Anne H. Goldberg-Baldwin is an artist whose work covers vast territory. As co-founder and artistic director of the Tempus Continuum Ensemble, she has overseen a variety of premiere performances of works by emerging and living performers, and in that same capacity with the Synthesis Aesthetics Project, her talents as a producer, composer, choreographer, and director of full-scale productions have resulted in interdisciplinary art of the highest artistic caliber. In addition to her current status as Assistant Professor of Composition at Berklee College in Boston, it would seem that an album of solo piano music may be but a mere blip in her resume. But Permutations is far from a minor diversion; instead, it’s a stunning masterwork of an artistic statement.
Like most of Goldberg-Baldwin’s work across multiple disciplines, Permutations sees the artist eschewing boundaries and expected norms by attacking the work of several contemporary composers with roughly an hour of dynamic, expertly executed solo piano. Not only does the album continue her long-standing tradition of promoting and premiering music by living composers, but Permutations goes a step further by consisting primarily of works composed by “dear friends of the composer who explore different facets of the human experience”, according to the album’s press materials. With the exception of “Five Meditations on Music from Luigi Rossi’s Collection”, five pieces composed by German composer and educator Reiko Füting, all the pieces here are premiere recordings written between 2019 and 2022.
Permutations begins audaciously with the 15-minute “Cold Hands”, by Icelandic composer Halldór Smárason. The composition incorporates rumbling dissonance, light melodic touches, maddening repetition, and moments of near-silence with the remnants of sustaining notes from earlier passages. Goldberg-Baldwin relishes Smárason’s work with a lively, engaging performance that carries the listener through a litany of emotions. By the same token, Kevin Baldwin’s “Broken Language” seems to contain a lot of the same emotional pull of the previous composition, albeit on a smaller scale. Abrupt notes, like exclamation points, dot the piece and act as markers between the more melodic, neo-romantic passages.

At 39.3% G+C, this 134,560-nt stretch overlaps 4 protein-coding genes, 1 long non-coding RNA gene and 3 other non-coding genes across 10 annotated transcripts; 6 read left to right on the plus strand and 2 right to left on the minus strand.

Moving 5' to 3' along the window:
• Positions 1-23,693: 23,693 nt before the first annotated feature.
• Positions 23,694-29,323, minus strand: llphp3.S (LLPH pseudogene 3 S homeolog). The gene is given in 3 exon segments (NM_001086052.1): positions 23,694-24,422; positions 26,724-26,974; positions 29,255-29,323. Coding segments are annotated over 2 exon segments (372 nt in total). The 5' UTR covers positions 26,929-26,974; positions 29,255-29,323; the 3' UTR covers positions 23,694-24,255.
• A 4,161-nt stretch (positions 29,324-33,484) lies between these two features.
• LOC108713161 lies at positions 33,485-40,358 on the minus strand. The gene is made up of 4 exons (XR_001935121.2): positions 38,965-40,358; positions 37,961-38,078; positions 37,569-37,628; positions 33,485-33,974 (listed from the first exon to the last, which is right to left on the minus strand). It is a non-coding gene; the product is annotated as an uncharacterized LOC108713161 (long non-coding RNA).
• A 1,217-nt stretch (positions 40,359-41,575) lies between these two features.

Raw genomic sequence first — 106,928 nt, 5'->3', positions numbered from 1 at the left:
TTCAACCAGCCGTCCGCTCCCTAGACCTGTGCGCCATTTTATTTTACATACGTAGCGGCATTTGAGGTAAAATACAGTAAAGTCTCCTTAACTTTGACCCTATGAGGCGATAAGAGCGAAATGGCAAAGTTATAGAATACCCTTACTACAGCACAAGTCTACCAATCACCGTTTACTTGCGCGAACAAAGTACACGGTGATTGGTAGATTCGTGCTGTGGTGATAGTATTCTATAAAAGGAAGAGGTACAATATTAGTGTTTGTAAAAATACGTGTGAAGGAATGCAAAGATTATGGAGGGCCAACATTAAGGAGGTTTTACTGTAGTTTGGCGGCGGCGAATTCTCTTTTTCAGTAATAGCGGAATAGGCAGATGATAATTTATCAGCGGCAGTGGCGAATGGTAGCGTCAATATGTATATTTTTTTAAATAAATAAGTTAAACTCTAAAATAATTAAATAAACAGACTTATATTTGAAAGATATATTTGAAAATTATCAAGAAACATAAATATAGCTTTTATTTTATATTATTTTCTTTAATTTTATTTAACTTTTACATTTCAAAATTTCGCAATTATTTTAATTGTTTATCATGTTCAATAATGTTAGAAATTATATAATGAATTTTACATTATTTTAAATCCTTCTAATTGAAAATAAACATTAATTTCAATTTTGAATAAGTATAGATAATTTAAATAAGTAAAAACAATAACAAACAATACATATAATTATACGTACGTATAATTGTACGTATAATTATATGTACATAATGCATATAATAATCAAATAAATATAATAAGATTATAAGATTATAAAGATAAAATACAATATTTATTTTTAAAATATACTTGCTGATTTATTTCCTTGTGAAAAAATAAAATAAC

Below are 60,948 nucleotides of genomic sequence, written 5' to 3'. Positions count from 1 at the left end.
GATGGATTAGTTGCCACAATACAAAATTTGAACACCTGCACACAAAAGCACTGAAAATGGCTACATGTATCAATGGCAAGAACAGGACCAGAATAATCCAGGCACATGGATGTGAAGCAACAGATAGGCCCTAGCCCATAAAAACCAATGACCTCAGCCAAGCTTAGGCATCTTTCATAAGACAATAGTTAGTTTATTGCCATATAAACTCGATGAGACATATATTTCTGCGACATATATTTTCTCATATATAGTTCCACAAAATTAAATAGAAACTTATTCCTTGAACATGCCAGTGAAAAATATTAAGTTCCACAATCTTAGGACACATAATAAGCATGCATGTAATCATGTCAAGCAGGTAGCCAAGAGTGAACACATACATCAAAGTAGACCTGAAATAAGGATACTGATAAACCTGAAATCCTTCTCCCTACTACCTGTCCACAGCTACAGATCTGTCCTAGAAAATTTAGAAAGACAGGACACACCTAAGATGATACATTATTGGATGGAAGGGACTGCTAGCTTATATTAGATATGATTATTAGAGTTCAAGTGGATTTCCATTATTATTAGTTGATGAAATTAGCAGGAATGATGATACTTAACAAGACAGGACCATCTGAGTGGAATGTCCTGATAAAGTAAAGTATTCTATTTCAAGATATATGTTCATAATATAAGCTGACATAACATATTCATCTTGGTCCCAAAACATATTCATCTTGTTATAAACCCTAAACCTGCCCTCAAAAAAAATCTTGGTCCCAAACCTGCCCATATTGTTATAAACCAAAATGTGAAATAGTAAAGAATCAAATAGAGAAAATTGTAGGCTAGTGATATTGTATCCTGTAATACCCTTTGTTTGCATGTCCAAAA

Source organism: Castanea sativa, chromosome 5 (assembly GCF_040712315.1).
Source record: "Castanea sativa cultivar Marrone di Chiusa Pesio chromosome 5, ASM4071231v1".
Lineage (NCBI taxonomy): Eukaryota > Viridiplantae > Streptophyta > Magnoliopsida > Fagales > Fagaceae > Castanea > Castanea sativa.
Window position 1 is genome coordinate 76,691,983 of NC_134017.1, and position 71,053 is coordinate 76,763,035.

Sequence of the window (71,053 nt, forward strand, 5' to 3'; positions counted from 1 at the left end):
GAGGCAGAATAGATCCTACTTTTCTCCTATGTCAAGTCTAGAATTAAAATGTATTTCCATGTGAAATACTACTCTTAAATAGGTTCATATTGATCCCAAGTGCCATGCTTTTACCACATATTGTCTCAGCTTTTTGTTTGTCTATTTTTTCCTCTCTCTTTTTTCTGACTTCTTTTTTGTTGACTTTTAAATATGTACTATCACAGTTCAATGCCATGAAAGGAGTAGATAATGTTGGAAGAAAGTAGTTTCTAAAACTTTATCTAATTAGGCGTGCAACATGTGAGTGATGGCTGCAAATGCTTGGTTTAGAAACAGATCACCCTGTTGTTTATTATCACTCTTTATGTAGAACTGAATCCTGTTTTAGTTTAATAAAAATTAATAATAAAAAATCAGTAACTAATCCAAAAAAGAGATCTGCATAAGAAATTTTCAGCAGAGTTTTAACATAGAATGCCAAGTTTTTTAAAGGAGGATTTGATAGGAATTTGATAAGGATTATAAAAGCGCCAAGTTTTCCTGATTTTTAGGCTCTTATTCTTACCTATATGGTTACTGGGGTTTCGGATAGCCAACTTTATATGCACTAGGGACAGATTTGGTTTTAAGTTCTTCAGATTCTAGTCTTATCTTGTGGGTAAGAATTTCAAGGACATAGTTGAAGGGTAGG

For her composition, “time leaves traces not etched in stone”, Goldberg-Baldwin revels in an adventurous, tactile, somewhat playful style, as the piano is occasionally treated like a percussion instrument. Bits of clacking and tapping offer more sonic variety alongside more traditional chords and jittery notes. The unusual, sparse atmosphere of the piece is unique but also positively creepy (in the best possible way).
Alex Burtzos’ “Perforations” gives Permutations some of its most accessible, traditionally tonal moments, as the rhythmic chord clusters are followed by more flowery, sustained passages. Goldberg- Baldwin’s execution of this utterly captivating composition speaks volumes about her ability to work within various modern compositional styles.
Goldberg-Baldwin steps out of the realm of traditional, modern solo piano by incorporating haunting effects in Chris Creswell’s “this is where i am right now”, as a high, keening sound reminiscent of a chorus of insects is interspersed with what could be described as distant pedal steel guitar, while low, booming chords intermittently drop down. Electronic static weaves in and out, creating a truly immersive, dreamlike atmosphere. Despite all the sonic manipulations, however, Creswell’s compositional technique pushes through. The performance is not the least bit gimmicky; instead, it produces the sonic equivalent of an eloquent, barely controlled nightmare.
Permutations closes with two multi-part suites: first, Richard Carrick’s five “Miniatures” all clock in at about a minute apiece, and they’re tasty bits of playful noise, zigzagging between dissonance and romantic longing. Goldberg-Baldwin typically handles the jarring dynamics with deft hands. Füting’s aforementioned “Five Meditations on Music from Luigi Rossi’s Collection” veers from sustained, deeply felt passages, quasi-baroque moments, and persistent oddities like clattering bits of piano string plucking and strumming. These five pieces, which provide a gorgeous, lyrical conclusion to the album, gradually give in to the pull of breaking away from traditional performative norms. The piano’s 88 keys can be played in the conventional way all pianists are taught, but looking for unusual ways to approach the instrument can be deeply rewarding.
With Permutations, Goldberg-Baldwin continues to seek out living artists to spotlight and celebrate but also proves herself to be an astonishingly accomplished musician and composer in her own right.